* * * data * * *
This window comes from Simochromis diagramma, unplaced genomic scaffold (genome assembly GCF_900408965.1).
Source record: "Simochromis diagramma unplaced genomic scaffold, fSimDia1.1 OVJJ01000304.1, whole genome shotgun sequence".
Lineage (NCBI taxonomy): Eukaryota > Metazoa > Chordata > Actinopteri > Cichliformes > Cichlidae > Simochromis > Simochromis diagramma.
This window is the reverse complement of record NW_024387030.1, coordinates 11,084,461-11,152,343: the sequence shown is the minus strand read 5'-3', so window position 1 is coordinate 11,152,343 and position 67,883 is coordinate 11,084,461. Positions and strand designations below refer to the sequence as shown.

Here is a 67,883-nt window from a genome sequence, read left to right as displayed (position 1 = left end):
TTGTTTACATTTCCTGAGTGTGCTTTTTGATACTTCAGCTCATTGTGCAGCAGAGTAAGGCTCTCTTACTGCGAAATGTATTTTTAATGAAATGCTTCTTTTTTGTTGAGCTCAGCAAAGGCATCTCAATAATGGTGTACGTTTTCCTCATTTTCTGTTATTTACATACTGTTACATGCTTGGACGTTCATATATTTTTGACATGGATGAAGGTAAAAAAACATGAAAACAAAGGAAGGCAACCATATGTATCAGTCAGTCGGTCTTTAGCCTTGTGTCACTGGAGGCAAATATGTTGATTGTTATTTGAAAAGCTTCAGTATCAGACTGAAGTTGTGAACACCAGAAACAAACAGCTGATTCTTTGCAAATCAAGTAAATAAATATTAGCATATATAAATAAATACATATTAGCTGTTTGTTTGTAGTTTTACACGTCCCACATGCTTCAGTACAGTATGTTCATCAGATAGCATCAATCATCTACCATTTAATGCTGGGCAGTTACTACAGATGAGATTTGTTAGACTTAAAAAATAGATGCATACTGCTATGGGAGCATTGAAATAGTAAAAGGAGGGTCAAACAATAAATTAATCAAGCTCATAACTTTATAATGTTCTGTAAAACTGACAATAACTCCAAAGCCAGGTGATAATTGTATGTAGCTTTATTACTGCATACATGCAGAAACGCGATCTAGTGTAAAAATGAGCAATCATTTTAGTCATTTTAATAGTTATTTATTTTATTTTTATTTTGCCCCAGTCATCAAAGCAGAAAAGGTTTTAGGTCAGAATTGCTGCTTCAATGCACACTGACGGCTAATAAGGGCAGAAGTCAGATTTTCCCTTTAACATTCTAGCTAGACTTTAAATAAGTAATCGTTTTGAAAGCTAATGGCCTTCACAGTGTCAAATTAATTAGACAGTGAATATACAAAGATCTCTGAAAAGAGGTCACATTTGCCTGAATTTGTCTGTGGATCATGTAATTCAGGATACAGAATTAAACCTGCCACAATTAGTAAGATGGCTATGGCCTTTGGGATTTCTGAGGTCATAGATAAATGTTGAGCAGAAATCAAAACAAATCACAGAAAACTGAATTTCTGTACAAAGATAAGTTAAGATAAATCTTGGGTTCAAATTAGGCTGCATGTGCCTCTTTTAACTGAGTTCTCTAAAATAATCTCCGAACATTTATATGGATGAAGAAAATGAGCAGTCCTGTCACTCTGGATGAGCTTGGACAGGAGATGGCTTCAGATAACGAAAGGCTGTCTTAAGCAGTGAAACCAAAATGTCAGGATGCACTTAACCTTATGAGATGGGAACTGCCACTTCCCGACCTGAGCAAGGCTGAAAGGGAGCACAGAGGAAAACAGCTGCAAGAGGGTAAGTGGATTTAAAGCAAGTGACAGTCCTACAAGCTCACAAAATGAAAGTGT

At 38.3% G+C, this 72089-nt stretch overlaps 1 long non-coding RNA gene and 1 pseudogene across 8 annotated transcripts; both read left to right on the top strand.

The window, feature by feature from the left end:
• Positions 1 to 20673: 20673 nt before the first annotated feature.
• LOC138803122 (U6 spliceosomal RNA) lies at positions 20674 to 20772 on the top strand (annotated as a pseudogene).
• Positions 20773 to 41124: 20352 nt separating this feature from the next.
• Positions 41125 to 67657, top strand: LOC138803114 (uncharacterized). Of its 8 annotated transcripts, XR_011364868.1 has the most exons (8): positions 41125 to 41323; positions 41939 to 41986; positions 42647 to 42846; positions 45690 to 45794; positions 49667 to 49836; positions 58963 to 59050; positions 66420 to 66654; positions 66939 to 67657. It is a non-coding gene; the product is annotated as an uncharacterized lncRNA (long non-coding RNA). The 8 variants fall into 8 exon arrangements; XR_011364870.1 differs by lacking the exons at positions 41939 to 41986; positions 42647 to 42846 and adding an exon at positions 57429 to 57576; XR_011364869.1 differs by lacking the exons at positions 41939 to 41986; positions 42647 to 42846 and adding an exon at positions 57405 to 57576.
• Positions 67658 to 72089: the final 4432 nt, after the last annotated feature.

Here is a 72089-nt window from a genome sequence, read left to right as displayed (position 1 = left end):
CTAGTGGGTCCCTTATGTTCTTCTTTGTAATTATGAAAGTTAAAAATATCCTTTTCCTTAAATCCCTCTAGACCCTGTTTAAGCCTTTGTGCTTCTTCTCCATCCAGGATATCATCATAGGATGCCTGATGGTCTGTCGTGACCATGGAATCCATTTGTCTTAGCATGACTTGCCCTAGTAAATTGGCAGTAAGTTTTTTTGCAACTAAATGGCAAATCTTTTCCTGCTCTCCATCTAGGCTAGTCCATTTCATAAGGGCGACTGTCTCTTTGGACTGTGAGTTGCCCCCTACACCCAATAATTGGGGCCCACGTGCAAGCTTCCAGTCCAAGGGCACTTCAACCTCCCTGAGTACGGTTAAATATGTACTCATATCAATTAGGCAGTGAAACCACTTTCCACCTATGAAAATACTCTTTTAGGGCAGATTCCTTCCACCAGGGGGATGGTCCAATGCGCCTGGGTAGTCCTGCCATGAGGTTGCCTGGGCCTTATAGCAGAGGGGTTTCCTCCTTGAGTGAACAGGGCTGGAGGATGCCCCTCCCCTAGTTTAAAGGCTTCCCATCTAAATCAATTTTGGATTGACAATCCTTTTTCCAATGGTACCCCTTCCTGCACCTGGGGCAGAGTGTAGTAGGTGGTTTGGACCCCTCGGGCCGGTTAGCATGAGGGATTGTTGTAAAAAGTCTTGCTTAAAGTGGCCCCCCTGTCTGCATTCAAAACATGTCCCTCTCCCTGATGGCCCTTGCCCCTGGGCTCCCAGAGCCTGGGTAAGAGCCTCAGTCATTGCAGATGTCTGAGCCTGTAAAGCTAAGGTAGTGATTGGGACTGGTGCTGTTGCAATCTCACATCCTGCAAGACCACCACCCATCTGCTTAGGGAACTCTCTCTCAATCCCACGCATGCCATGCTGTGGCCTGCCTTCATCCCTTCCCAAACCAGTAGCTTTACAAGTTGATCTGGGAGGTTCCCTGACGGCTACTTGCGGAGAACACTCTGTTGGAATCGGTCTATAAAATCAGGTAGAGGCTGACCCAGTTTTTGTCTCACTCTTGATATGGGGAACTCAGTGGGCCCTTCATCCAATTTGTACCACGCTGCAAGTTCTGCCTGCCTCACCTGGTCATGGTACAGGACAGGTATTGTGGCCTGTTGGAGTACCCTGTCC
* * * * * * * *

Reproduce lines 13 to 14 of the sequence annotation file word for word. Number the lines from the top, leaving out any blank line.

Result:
• Positions 67658 to 72089: the final 4432 nt, after the last annotated feature.

Here is a 72089-nt window from a genome sequence, read left to right as displayed (position 1 = left end):